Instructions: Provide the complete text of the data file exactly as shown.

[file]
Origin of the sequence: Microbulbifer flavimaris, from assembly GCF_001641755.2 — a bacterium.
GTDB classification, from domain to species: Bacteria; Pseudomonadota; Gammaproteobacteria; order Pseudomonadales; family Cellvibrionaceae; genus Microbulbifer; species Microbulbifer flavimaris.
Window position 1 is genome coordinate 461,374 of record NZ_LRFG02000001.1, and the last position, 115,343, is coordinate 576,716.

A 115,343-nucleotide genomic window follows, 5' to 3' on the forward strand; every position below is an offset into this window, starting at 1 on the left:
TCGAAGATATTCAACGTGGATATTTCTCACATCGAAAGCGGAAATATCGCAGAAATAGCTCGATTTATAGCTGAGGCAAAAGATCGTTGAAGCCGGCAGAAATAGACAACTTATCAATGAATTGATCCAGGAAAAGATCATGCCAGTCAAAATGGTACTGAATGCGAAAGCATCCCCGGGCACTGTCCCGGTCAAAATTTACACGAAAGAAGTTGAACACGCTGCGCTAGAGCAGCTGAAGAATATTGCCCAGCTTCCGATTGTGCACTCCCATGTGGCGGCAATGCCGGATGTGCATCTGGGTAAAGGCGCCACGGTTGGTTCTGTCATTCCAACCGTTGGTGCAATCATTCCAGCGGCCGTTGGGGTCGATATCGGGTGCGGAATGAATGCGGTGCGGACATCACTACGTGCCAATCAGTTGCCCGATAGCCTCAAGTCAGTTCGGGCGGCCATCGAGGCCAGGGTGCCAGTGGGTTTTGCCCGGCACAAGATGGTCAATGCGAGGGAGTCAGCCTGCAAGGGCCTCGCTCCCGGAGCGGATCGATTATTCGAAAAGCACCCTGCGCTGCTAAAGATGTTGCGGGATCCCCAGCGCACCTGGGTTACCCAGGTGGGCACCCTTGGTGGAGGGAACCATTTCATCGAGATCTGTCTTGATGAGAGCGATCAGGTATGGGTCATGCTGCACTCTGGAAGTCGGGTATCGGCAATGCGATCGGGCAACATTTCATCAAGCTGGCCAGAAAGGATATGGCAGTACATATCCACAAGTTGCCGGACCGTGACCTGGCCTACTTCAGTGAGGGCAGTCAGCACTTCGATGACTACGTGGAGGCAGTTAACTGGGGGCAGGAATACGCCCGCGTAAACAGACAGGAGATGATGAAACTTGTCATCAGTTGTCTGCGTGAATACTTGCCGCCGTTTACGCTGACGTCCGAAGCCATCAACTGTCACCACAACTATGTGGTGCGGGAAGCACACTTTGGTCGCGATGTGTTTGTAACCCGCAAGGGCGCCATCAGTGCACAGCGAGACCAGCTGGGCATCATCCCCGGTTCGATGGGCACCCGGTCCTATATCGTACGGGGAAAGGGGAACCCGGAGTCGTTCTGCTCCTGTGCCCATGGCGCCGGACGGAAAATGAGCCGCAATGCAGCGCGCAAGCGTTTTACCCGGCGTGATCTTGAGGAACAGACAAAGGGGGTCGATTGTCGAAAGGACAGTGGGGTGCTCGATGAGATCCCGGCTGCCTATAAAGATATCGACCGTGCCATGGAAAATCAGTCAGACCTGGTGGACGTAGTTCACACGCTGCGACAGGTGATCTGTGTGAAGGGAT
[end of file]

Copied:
Origin of the sequence: Microbulbifer flavimaris, from assembly GCF_001641755.2 — a bacterium.
GTDB classification, from domain to species: Bacteria; Pseudomonadota; Gammaproteobacteria; order Pseudomonadales; family Cellvibrionaceae; genus Microbulbifer; species Microbulbifer flavimaris.
Window position 1 is genome coordinate 461,374 of record NZ_LRFG02000001.1, and the last position, 115,343, is coordinate 576,716.

A 115,343-nucleotide genomic window follows, 5' to 3' on the forward strand; every position below is an offset into this window, starting at 1 on the left:
TCGAAGATATTCAACGTGGATATTTCTCACATCGAAAGCGGAAATATCGCAGAAATAGCTCGATTTATAGCTGAGGCAAAAGATCGTTGAAGCCGGCAGAAATAGACAACTTATCAATGAATTGATCCAGGAAAAGATCATGCCAGTCAAAATGGTACTGAATGCGAAAGCATCCCCGGGCACTGTCCCGGTCAAAATTTACACGAAAGAAGTTGAACACGCTGCGCTAGAGCAGCTGAAGAATATTGCCCAGCTTCCGATTGTGCACTCCCATGTGGCGGCAATGCCGGATGTGCATCTGGGTAAAGGCGCCACGGTTGGTTCTGTCATTCCAACCGTTGGTGCAATCATTCCAGCGGCCGTTGGGGTCGATATCGGGTGCGGAATGAATGCGGTGCGGACATCACTACGTGCCAATCAGTTGCCCGATAGCCTCAAGTCAGTTCGGGCGGCCATCGAGGCCAGGGTGCCAGTGGGTTTTGCCCGGCACAAGATGGTCAATGCGAGGGAGTCAGCCTGCAAGGGCCTCGCTCCCGGAGCGGATCGATTATTCGAAAAGCACCCTGCGCTGCTAAAGATGTTGCGGGATCCCCAGCGCACCTGGGTTACCCAGGTGGGCACCCTTGGTGGAGGGAACCATTTCATCGAGATCTGTCTTGATGAGAGCGATCAGGTATGGGTCATGCTGCACTCTGGAAGTCGGGTATCGGCAATGCGATCGGGCAACATTTCATCAAGCTGGCCAGAAAGGATATGGCAGTACATATCCACAAGTTGCCGGACCGTGACCTGGCCTACTTCAGTGAGGGCAGTCAGCACTTCGATGACTACGTGGAGGCAGTTAACTGGGGGCAGGAATACGCCCGCGTAAACAGACAGGAGATGATGAAACTTGTCATCAGTTGTCTGCGTGAATACTTGCCGCCGTTTACGCTGACGTCCGAAGCCATCAACTGTCACCACAACTATGTGGTGCGGGAAGCACACTTTGGTCGCGATGTGTTTGTAACCCGCAAGGGCGCCATCAGTGCACAGCGAGACCAGCTGGGCATCATCCCCGGTTCGATGGGCACCCGGTCCTATATCGTACGGGGAAAGGGGAACCCGGAGTCGTTCTGCTCCTGTGCCCATGGCGCCGGACGGAAAATGAGCCGCAATGCAGCGCGCAAGCGTTTTACCCGGCGTGATCTTGAGGAACAGACAAAGGGGGTCGATTGTCGAAAGGACAGTGGGGTGCTCGATGAGATCCCGGCTGCCTATAAAGATATCGACCGTGCCATGGAAAATCAGTCAGACCTGGTGGACGTAGTTCACACGCTGCGACAGGTGATCTGTGTGAAGGGAT